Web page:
After years of work, the Trump administration has succeeded in formally unraveling a venerable industrial air toxics policy.
Does industry much care?
Prompting the question are newly released EPA documents suggesting that relatively few companies have so far taken advantage of laxer pollution control requirements following repeal of the "once in, always in" framework. The agency initially scrapped the Clinton-era policy with a memo in early 2018 and then embedded that decision in a final rule published yesterday.
The administration's move sparked alarm from environmental groups that say it will lead to higher emissions of dangerous pollutants with an outsize impact on low-income neighborhoods and communities of color. As of February, however, EPA could only find 69 plants that had made the switch to the laxer option, according to a memo made public yesterday. That's fewer than 3% of the almost 2,600 facilities that the agency elsewhere says are eligible.
"I expect very few" facilities will seek to reclassify, said Debra Jezouit, a partner at the law firm Baker Botts LLP who manages a coalition of power producers that backed the policy's repeal, she said in a phone interview this morning. In a follow-up email, Jezouit said she saw the change as most advantageous to plants with retired units that bring them below the pollution threshold for major sources and want to avoid the accompanying reporting requirements.
But at the Environmental Integrity Project, a watchdog group that opposed the rollback, Executive Director Eric Schaeffer questioned the accuracy of EPA's numbers. Regardless, Schaeffer said in an email, hazardous pollutants don't travel far. Even if the agency's figures are good, "it's small comfort for those communities to hear that 97% of the facilities in other neighborhoods didn't take advantage of this gift from the Trump administration," he said.
In an official analysis EPA acknowledged that repeal could lead to as much as 1,260 tons of added annual releases of toxics like benzene, a carcinogen, as plants seek to reclassify. But because that decision is voluntary, "we ultimately have no way to know how many will choose to request to reclassify," spokesman James Hewitt said in an email.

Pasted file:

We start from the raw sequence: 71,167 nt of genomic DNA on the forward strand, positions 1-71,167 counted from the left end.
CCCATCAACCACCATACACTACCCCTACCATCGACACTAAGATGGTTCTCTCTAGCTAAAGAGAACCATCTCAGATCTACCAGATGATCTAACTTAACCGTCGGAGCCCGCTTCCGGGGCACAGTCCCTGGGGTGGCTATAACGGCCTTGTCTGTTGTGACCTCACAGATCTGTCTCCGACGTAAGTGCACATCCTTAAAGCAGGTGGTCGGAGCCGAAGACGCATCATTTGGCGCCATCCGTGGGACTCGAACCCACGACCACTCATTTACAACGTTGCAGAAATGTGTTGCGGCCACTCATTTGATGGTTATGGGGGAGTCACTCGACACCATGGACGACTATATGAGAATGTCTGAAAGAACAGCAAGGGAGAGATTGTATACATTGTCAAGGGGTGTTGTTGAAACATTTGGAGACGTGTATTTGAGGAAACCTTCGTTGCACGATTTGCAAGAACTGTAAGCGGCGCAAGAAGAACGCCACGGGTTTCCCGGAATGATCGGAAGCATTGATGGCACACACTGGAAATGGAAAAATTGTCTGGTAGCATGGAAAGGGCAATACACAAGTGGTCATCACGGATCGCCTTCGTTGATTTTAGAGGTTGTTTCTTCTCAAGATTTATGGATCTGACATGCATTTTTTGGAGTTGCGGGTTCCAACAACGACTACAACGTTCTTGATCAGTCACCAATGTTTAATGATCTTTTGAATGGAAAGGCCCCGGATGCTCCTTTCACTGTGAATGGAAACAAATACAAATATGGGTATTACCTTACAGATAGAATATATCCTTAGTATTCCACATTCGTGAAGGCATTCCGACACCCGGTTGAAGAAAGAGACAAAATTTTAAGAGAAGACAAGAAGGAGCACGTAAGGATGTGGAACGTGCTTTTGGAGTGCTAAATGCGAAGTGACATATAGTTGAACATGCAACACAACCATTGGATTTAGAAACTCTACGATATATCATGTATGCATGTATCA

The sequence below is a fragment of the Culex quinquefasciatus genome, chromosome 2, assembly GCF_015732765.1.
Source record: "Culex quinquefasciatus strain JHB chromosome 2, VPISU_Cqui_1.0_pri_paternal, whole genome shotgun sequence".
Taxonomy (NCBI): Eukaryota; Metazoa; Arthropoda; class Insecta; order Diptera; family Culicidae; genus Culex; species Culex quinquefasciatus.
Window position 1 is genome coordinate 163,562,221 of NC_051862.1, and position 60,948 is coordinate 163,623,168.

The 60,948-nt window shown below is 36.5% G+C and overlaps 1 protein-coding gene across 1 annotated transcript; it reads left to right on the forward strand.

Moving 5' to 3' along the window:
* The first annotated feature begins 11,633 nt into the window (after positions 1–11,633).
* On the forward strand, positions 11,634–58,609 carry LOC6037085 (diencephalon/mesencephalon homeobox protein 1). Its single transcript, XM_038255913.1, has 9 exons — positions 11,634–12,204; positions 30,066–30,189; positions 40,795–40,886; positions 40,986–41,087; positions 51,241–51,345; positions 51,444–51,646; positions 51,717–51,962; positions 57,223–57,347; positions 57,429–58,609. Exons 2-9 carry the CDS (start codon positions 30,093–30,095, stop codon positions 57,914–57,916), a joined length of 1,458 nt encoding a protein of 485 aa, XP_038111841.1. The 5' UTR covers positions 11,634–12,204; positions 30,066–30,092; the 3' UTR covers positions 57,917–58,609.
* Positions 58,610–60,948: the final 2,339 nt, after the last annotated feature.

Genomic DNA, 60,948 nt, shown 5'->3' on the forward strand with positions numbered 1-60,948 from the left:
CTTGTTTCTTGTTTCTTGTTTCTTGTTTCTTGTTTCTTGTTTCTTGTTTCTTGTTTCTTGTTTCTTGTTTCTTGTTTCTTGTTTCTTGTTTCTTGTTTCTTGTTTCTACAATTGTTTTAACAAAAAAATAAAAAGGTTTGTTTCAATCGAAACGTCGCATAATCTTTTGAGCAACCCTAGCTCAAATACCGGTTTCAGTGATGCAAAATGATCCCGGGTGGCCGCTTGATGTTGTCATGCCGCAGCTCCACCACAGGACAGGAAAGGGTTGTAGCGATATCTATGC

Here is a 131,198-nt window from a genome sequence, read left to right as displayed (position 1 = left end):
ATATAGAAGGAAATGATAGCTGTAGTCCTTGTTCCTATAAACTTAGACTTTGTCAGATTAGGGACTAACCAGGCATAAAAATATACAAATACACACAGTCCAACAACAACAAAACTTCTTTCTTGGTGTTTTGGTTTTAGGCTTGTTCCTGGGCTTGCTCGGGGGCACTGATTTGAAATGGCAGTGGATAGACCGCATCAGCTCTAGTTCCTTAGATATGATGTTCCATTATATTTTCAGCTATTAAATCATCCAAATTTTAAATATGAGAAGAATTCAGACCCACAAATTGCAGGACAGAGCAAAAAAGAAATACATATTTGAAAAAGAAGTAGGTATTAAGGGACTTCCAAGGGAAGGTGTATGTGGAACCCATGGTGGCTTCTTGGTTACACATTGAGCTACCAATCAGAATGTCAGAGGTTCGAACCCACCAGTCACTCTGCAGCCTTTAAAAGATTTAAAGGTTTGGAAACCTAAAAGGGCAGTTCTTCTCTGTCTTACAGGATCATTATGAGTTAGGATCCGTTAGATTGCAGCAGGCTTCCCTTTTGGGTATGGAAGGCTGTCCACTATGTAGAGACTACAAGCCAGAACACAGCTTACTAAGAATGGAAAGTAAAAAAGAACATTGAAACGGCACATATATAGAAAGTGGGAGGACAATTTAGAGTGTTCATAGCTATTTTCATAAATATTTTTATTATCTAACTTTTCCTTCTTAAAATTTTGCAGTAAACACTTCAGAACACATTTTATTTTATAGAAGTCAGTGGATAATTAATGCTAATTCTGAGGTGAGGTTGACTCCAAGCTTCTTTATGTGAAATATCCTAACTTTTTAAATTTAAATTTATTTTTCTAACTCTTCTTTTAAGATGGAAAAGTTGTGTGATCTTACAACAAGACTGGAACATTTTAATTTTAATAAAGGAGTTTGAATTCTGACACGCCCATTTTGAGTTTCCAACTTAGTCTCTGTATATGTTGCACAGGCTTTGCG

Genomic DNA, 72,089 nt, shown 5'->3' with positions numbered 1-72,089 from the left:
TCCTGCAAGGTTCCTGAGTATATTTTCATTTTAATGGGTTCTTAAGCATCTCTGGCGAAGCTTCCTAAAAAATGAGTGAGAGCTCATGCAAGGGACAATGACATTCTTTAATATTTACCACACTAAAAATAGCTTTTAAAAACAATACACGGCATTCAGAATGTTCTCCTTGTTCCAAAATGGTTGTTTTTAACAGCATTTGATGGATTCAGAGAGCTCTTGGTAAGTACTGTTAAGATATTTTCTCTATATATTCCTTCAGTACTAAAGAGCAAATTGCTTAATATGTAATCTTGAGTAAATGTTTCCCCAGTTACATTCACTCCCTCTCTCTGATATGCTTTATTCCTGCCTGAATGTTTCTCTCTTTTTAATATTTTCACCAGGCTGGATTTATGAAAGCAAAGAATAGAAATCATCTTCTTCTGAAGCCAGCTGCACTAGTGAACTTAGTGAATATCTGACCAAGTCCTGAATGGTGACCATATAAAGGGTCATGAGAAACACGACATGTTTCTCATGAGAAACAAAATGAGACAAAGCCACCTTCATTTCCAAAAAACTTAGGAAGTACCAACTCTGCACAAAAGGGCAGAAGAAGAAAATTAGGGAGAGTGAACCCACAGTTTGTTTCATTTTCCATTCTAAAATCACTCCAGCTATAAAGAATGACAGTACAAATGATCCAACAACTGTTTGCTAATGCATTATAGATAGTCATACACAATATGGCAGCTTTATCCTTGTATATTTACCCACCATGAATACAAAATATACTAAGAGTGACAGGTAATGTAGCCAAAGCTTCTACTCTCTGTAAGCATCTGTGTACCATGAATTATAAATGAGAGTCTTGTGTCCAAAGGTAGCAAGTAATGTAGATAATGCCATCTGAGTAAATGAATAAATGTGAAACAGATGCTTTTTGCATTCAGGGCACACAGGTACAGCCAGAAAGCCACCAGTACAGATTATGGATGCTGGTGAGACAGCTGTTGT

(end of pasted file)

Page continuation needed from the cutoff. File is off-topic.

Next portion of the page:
Under the "once in" framework, set in 1995, factories, refineries and other large industrial plants had to maintain "maximum achievable" pollution controls even after their emissions fell below the thresholds that put them in the category of "major" sources of mercury, benzene and other hazardous pollutants subject to those controls.
After the framework was first erased in 2018, those plants could seek regulatory reclassification as "area" sources, subject to weaker control requirements. Critics of the "once in" policy said that it discouraged businesses from striving to reduce emissions because there was no regulatory benefit. Under the new final rule, industries also now have certainty that nothing in the Clean Air Act "limits the time when a major source can become an area source," Hewitt said.
But as E&E News has previously reported, EPA has also slashed its initial estimates of the potential overall savings to businesses from repeal (E&E News PM, Oct. 1). Now, the incoming Biden administration could seek to reverse the rollback, and the final rule's publication makes a new round of litigation all but certain.
Last year, a federal appeals court threw out a challenge to the 2018 memo brought by the Environmental Integrity Project and other organizations on the grounds that it wasn't a final agency action subject to judicial review (Greenwire, Aug. 20, 2019).
"In the wake of any final rule, companies are going to need to take a close look at the final details and make a long-term determination on the situation," said Kevin Sunday, government affairs director of the Pennsylvania Chamber of Business and Industry, which also supported repeal. But unlike sweeping air environmental regulations like changes to National Ambient Air Quality Standards, he said, the demise of the "once in" policy will have "more of a niche impact."
Under the Clean Air Act, the annual thresholds for major sources are set at 10 tons of a single hazardous pollutant or 25 tons of any combination of toxics.
In examining permits for the 69 furniture plants, fiberglass manufacturers and other facilities that had sought reclassification to area sources by this February, EPA found that the change had no effect on their potential for toxic emissions for all but one, and that the effect in that last case would be modest "and is not likely to result in significant health impacts."
Even after reclassification, an EPA staffer wrote, the "real-world" review shows that plants would in most cases continue to abide by the same pollution control requirements they used as major sources.
But on Twitter late yesterday, Democrats on the Senate Environment and Public Works Committee said that repeal of the "once in" policy "will inflict wide-ranging harm to human health," with a disproportionate effect on communities of color that are more likely to live near major hazardous pollution sources.
"& no," they added in the tweet, "it will not do anything to help our economy."